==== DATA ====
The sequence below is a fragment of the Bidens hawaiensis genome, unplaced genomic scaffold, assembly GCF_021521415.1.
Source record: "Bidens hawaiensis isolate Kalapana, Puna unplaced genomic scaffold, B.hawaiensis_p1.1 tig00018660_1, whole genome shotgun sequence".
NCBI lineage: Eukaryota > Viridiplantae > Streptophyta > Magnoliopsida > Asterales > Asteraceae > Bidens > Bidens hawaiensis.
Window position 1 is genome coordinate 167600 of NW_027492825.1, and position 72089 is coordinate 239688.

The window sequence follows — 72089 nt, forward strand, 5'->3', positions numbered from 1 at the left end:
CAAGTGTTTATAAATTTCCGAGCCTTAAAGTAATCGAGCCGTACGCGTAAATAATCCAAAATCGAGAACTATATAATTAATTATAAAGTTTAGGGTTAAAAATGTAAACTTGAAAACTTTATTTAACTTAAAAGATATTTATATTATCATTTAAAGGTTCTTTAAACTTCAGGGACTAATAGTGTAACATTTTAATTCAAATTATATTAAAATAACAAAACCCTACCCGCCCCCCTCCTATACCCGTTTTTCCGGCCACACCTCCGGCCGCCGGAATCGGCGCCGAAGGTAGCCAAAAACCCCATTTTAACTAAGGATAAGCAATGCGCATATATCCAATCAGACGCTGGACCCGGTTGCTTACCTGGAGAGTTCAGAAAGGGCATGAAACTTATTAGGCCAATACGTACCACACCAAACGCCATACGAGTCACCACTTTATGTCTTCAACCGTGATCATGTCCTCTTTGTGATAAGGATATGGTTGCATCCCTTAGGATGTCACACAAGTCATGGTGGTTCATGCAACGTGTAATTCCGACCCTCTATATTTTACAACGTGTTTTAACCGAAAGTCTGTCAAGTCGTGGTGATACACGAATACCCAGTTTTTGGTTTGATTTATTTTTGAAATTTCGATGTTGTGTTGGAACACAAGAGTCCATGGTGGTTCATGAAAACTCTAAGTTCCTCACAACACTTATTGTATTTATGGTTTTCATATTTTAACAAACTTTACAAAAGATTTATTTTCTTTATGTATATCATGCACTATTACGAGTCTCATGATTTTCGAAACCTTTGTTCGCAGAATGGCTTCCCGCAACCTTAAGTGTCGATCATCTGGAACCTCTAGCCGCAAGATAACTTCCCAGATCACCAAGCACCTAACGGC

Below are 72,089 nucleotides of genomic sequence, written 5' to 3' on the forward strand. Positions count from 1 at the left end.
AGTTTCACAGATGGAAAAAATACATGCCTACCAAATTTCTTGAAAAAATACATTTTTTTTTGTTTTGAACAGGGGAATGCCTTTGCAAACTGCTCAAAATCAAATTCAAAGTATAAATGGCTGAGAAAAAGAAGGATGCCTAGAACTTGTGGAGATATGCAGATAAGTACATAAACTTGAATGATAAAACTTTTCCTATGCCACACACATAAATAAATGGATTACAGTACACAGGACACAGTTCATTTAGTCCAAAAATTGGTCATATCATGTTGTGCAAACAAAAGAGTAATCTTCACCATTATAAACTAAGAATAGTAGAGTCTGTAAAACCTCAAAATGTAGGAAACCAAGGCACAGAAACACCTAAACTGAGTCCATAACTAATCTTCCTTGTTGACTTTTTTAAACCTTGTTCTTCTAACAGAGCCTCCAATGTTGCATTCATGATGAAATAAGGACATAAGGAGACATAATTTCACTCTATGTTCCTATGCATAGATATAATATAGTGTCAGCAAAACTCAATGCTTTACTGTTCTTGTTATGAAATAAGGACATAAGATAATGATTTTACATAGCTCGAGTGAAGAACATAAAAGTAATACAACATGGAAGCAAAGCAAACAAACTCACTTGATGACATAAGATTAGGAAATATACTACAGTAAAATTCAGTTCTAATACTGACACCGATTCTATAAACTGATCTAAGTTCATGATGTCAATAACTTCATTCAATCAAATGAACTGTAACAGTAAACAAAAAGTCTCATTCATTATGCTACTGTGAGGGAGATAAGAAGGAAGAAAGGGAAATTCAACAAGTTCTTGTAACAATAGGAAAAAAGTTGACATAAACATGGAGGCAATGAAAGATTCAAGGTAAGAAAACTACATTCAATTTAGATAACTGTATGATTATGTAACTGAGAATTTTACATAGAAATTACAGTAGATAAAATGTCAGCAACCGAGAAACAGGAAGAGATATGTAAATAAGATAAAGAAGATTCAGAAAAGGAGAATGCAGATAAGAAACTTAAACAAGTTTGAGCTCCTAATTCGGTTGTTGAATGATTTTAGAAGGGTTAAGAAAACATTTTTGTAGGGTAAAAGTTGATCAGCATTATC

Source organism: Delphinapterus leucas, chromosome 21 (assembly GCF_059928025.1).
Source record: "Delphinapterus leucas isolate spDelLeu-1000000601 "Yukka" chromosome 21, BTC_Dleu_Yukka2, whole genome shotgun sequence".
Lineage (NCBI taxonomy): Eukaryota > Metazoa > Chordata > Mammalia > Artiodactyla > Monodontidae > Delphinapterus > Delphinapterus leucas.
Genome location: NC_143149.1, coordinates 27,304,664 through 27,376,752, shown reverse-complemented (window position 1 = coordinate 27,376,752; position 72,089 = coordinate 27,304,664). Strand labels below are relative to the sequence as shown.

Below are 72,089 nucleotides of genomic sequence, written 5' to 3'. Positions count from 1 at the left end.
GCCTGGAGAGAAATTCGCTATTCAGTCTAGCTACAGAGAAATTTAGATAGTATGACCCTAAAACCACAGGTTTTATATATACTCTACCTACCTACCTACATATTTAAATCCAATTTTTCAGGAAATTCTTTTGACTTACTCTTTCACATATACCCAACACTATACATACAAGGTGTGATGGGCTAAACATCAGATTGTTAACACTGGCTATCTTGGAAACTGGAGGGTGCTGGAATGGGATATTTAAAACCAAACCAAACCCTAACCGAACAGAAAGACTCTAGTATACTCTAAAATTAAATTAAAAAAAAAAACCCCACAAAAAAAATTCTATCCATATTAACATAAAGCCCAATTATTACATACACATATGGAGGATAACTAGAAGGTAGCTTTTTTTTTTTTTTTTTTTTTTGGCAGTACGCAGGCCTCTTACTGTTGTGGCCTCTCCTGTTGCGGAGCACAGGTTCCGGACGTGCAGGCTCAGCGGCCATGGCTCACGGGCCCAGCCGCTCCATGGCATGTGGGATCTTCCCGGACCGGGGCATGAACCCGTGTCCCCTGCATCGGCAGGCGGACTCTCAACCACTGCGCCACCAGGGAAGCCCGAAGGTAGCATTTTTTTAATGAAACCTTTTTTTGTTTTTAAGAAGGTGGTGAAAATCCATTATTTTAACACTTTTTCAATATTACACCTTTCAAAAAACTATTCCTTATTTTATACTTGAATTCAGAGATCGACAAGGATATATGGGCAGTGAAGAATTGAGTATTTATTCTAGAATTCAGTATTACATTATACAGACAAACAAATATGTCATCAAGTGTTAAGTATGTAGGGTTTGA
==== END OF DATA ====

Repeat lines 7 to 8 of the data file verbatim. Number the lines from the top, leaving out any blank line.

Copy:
Below are 72,089 nucleotides of genomic sequence, written 5' to 3' on the forward strand. Positions count from 1 at the left end.
AGTTTCACAGATGGAAAAAATACATGCCTACCAAATTTCTTGAAAAAATACATTTTTTTTTGTTTTGAACAGGGGAATGCCTTTGCAAACTGCTCAAAATCAAATTCAAAGTATAAATGGCTGAGAAAAAGAAGGATGCCTAGAACTTGTGGAGATATGCAGATAAGTACATAAACTTGAATGATAAAACTTTTCCTATGCCACACACATAAATAAATGGATTACAGTACACAGGACACAGTTCATTTAGTCCAAAAATTGGTCATATCATGTTGTGCAAACAAAAGAGTAATCTTCACCATTATAAACTAAGAATAGTAGAGTCTGTAAAACCTCAAAATGTAGGAAACCAAGGCACAGAAACACCTAAACTGAGTCCATAACTAATCTTCCTTGTTGACTTTTTTAAACCTTGTTCTTCTAACAGAGCCTCCAATGTTGCATTCATGATGAAATAAGGACATAAGGAGACATAATTTCACTCTATGTTCCTATGCATAGATATAATATAGTGTCAGCAAAACTCAATGCTTTACTGTTCTTGTTATGAAATAAGGACATAAGATAATGATTTTACATAGCTCGAGTGAAGAACATAAAAGTAATACAACATGGAAGCAAAGCAAACAAACTCACTTGATGACATAAGATTAGGAAATATACTACAGTAAAATTCAGTTCTAATACTGACACCGATTCTATAAACTGATCTAAGTTCATGATGTCAATAACTTCATTCAATCAAATGAACTGTAACAGTAAACAAAAAGTCTCATTCATTATGCTACTGTGAGGGAGATAAGAAGGAAGAAAGGGAAATTCAACAAGTTCTTGTAACAATAGGAAAAAAGTTGACATAAACATGGAGGCAATGAAAGATTCAAGGTAAGAAAACTACATTCAATTTAGATAACTGTATGATTATGTAACTGAGAATTTTACATAGAAATTACAGTAGATAAAATGTCAGCAACCGAGAAACAGGAAGAGATATGTAAATAAGATAAAGAAGATTCAGAAAAGGAGAATGCAGATAAGAAACTTAAACAAGTTTGAGCTCCTAATTCGGTTGTTGAATGATTTTAGAAGGGTTAAGAAAACATTTTTGTAGGGTAAAAGTTGATCAGCATTATC